The living blackness

My Mom watches Rothko

I’ve just read an amazing interview with the daughter on Mark Rothko. 

Everybody remembers him being nervous and going on and on about philosophy and art, to her he was always silent and contemplating his art, almost hypnotized by it.  Or to be precise, she specifies, when he didn’t know yet what to do he was indeed laud and analytic and opinionated.  Once he got into his true groove he became silent and concentrated.  That’s a very telling story: beware of the talkers.  

Rotho called his works “tragic”, although he never spoke with his daughter about the Shoah.  

The most important for him in a painting were strong emotions evoked in a viewer.    

The fact that he killed himself is devastating.  


The pleasures of restrain

Man in Black 3

Last night I caught on HBO Men in Black 3 and loved it.  Pity I didn’t see it on a big screen.   There are many strong elements there out of which the performances stand out the most.  Everybody hits the same tone of restrained pleasure from acting.  Even the evil Boris delivers “You complete me” with the full relish of the knowledge of its cultural origin.  The same goes for everybody else - they know what they are doing and are having fun doing it.  Thank god it’s controlled and not over the top.   I should scrap the last sentence - the actors on the screen are the masters in their game and the director is in top form so the fact that the movie works should not be a surprise.  Except that the perfect pitch does not happen in all movies with big names, not to mention the cacophony of false notes in (too) many screen attempts regardless of the class of actors/directors involved.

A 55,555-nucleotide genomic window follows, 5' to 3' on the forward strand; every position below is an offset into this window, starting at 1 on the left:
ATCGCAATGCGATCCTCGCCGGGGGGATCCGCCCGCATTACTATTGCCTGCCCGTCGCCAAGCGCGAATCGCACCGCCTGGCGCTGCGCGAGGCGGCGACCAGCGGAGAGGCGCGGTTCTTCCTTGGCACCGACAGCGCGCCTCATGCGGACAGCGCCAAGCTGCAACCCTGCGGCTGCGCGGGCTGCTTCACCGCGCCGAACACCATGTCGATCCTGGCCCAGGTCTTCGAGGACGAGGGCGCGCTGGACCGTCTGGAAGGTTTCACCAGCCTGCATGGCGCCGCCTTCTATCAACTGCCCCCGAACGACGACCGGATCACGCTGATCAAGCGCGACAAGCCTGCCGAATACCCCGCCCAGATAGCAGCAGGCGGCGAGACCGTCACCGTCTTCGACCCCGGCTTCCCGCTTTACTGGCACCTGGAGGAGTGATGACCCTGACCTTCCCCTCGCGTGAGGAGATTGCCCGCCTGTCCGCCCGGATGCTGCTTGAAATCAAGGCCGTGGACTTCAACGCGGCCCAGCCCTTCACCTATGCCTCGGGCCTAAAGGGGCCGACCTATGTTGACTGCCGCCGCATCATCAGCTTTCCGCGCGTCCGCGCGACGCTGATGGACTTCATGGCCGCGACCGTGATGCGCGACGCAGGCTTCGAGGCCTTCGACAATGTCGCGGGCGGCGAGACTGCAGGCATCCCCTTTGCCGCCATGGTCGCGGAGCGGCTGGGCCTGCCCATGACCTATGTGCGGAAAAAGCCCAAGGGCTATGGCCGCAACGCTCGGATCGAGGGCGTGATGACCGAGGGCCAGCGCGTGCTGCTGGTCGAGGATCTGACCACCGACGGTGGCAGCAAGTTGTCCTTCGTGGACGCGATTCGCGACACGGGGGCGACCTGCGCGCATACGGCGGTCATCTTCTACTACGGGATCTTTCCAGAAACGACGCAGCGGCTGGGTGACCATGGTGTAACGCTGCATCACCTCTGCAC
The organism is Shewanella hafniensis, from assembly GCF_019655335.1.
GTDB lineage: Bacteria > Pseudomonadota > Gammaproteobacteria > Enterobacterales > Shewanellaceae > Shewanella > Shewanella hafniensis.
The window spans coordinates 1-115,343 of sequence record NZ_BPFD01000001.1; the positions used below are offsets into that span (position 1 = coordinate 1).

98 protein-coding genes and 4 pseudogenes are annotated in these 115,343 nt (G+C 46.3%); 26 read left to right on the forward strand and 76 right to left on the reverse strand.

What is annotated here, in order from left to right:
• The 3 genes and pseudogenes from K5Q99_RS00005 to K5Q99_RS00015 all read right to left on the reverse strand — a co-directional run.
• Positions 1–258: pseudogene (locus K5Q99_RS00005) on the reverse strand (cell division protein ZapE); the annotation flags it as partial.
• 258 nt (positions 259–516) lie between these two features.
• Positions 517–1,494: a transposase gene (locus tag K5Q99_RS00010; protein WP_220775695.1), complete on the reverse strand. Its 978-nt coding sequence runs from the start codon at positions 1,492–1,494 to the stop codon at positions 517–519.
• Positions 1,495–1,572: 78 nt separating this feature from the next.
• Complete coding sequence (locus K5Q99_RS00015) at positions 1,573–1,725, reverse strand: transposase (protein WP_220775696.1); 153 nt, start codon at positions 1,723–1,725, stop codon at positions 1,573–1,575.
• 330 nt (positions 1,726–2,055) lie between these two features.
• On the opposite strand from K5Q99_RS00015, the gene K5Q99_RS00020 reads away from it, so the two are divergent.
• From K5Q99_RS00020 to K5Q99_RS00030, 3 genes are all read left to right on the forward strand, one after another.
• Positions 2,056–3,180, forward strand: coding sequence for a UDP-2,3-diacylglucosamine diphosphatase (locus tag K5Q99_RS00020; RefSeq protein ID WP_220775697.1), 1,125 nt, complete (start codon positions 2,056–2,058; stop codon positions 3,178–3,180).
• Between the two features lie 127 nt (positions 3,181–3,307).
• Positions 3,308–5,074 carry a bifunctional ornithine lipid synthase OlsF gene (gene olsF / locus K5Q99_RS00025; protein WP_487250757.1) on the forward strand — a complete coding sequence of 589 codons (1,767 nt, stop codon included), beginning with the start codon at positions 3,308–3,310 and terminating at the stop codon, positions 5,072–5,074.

The playfulness is imbedded in in the story itself.  Andy Warhol’s true identity, or an alien confused by too much insight into “the way things are” are delightful concepts. 

I am a sucker for stories with aliens and it’s usually difficult to unglue me from a flick with them.  Time travel on the other hand (with the exception of “Back to the future”) most of the time (!) leaves me cold. I find boring the mechanical aspects of narratives that have to be employed in such scripts.  Yet, MIB 3 manages to surf with ease the dangerous waters of “I have to go back to fix what causes the misfortunes in the now”.  

Can’t wait for the next installment in the franchise.